Solutions Review’s Expert Insights Series is a collection of contributed articles written by industry experts in enterprise software categories. Justin Foster of Forescout factors in adding multi-factor scoring into risk management and threat detection.
There are two sides to the enterprise cybersecurity equation: proactive risk management and real-time threat detection and response. And just like any math problem, there can be a lot of variables that affect the outcome. By leveraging multi-factor scoring, organizations can assign weights to each variable and determine its impact on the equation.
On one side, proactive risk management represents the constants of the equation, which can be controlled to minimize risks before they occur. On the other side, real-time threat detection and response contend with that which is unknown, much like the variables in an equation. Multi-factor scoring enables organizations to optimize this equation to achieve the best possible outcome.
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Multi-Factor Scoring in Cybersecurity
Addition by Subtraction: Proactive Risk Management
Proactive risk management is a process to prevent cyber-attacks by identifying, assessing, and prioritizing risks to an organization’s assets and infrastructure, and then taking steps to remediate or mitigate them.
Risk management includes several disciplines, including vulnerability management, patch management, and the discovery and remediation of misconfigurations in Active Directory and other systems. Proactive risk management is important because many of these risks represent low-hanging fruit that could be easily exploited during a cyber-attack. Much like washing your hands to prevent the spread of disease, basic cybersecurity hygiene goes a long way to reduce an organization’s exposure to cyber-attacks.
Multi-factor scoring is a useful tool that can be applied to risk management. This approach involves assigning scores to different factors or variables that contribute to an overall assessment of risk, such as the business function of the device or its configuration. By considering multiple factors, organizations can develop a more comprehensive understanding of the risks they face and prioritize their risk management efforts accordingly.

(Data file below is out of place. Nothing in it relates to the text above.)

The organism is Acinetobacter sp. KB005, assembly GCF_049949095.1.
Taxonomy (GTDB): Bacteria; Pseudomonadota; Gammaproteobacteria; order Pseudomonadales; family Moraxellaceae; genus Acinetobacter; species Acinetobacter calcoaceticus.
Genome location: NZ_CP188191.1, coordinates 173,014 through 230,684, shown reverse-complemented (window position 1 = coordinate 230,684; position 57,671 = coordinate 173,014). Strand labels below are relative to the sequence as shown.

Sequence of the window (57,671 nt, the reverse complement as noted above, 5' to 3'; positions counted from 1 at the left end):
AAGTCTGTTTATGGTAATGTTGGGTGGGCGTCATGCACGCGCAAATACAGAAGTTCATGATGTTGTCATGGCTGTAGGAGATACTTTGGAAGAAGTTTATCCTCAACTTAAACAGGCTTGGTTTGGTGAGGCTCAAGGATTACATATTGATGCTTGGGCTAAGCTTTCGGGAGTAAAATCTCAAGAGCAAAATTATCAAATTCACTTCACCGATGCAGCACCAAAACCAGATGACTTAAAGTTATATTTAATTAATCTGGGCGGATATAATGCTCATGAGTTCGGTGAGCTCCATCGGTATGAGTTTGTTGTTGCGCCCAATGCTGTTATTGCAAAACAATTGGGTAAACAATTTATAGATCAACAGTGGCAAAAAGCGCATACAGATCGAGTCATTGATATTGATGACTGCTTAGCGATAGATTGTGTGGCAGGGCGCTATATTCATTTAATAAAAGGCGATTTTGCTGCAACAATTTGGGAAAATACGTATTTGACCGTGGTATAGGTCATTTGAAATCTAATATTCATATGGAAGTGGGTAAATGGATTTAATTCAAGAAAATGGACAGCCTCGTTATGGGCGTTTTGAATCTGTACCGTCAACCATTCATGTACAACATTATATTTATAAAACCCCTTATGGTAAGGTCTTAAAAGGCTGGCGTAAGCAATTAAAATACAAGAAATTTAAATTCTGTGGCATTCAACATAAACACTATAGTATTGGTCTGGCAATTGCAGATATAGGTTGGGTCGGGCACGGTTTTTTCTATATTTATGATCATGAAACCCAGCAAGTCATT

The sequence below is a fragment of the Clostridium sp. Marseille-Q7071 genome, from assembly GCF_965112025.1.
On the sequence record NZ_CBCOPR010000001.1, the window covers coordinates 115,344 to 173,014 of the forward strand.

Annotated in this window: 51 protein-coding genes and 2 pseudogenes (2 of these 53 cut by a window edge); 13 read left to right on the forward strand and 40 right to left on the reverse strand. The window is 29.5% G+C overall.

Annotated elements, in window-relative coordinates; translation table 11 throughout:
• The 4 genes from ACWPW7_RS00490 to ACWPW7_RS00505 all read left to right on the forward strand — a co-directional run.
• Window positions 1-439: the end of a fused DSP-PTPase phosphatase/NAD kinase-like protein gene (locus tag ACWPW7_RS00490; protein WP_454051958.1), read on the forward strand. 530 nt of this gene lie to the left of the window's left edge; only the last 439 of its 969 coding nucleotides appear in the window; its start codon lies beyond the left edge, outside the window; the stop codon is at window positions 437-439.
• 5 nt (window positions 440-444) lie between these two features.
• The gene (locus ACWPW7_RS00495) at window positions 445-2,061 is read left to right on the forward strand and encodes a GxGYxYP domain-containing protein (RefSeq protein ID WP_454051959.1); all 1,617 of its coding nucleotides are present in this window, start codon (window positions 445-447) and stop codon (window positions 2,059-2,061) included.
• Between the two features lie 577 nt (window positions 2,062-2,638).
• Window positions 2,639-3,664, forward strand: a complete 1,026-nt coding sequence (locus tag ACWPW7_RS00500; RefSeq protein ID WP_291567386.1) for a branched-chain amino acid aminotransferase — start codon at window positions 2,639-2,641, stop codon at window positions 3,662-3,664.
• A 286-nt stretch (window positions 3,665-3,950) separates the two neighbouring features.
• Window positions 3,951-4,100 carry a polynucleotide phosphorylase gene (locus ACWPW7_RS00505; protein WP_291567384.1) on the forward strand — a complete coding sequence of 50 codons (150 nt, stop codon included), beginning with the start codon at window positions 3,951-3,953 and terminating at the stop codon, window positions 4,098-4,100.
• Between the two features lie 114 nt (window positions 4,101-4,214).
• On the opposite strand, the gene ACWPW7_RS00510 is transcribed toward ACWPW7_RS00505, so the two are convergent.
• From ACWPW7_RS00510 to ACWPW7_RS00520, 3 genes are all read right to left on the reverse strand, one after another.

For example, an organization might use multi-factor scoring to assess the risk posed by a particular vulnerability in their system. They might assign scores to different factors such as the severity of the vulnerability, the likelihood of an attack, and the potential impact of an attack. Based on the scores assigned to each factor, they could then calculate an overall risk rating for that vulnerability and prioritize their efforts to mitigate that vulnerability accordingly.
Risk management can also play an important role during threat detection. By monitoring systems for changes and anomalies, organizations can identify potential indicators of compromise and take action to investigate and respond to those threats. In the context of risk management, this might include prioritizing incident response efforts based on the level of risk.
Statistics 101: Mean Time to Detection and Response
Real-time threat detection and response is an essential aspect of any effective cybersecurity strategy. Mean time to detection and mean time to respond (e.g., the average time it takes to detect a threat and respond to it) are two of the most common metrics to measure. The more quickly an organization can detect and respond to threats, the less likely they are to suffer the negative outcomes of a cyber-attack.